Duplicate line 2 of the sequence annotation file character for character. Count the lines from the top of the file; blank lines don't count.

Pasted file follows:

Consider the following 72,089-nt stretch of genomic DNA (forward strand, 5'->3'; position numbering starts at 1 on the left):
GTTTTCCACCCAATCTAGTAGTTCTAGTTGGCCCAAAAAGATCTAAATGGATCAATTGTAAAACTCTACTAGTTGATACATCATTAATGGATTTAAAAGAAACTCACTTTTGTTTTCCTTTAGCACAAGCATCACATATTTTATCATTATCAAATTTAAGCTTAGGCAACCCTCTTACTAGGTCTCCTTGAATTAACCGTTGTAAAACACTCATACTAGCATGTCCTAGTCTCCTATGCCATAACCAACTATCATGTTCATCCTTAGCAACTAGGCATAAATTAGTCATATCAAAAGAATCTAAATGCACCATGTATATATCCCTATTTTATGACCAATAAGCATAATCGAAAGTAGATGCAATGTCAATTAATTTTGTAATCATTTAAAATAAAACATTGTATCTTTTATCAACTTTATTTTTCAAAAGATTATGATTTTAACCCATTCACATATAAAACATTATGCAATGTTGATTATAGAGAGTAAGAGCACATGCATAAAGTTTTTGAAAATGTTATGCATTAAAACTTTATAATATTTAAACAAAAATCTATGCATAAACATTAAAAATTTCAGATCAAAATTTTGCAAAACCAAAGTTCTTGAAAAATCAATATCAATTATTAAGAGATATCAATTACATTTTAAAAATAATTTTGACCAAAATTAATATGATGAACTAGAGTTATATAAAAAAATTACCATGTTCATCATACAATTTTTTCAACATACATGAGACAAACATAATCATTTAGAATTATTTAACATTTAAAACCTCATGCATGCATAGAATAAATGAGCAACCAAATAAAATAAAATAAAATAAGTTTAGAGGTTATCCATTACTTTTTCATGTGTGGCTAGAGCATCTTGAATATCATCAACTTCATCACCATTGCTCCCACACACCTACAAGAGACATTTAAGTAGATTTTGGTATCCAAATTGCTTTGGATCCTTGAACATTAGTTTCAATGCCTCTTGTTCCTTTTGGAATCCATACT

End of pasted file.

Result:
GTTTTCCACCCAATCTAGTAGTTCTAGTTGGCCCAAAAAGATCTAAATGGATCAATTGTAAAACTCTACTAGTTGATACATCATTAATGGATTTAAAAGAAACTCACTTTTGTTTTCCTTTAGCACAAGCATCACATATTTTATCATTATCAAATTTAAGCTTAGGCAACCCTCTTACTAGGTCTCCTTGAATTAACCGTTGTAAAACACTCATACTAGCATGTCCTAGTCTCCTATGCCATAACCAACTATCATGTTCATCCTTAGCAACTAGGCATAAATTAGTCATATCAAAAGAATCTAAATGCACCATGTATATATCCCTATTTTATGACCAATAAGCATAATCGAAAGTAGATGCAATGTCAATTAATTTTGTAATCATTTAAAATAAAACATTGTATCTTTTATCAACTTTATTTTTCAAAAGATTATGATTTTAACCCATTCACATATAAAACATTATGCAATGTTGATTATAGAGAGTAAGAGCACATGCATAAAGTTTTTGAAAATGTTATGCATTAAAACTTTATAATATTTAAACAAAAATCTATGCATAAACATTAAAAATTTCAGATCAAAATTTTGCAAAACCAAAGTTCTTGAAAAATCAATATCAATTATTAAGAGATATCAATTACATTTTAAAAATAATTTTGACCAAAATTAATATGATGAACTAGAGTTATATAAAAAAATTACCATGTTCATCATACAATTTTTTCAACATACATGAGACAAACATAATCATTTAGAATTATTTAACATTTAAAACCTCATGCATGCATAGAATAAATGAGCAACCAAATAAAATAAAATAAAATAAGTTTAGAGGTTATCCATTACTTTTTCATGTGTGGCTAGAGCATCTTGAATATCATCAACTTCATCACCATTGCTCCCACACACCTACAAGAGACATTTAAGTAGATTTTGGTATCCAAATTGCTTTGGATCCTTGAACATTAGTTTCAATGCCTCTTGTTCCTTTTGGAATCCATACT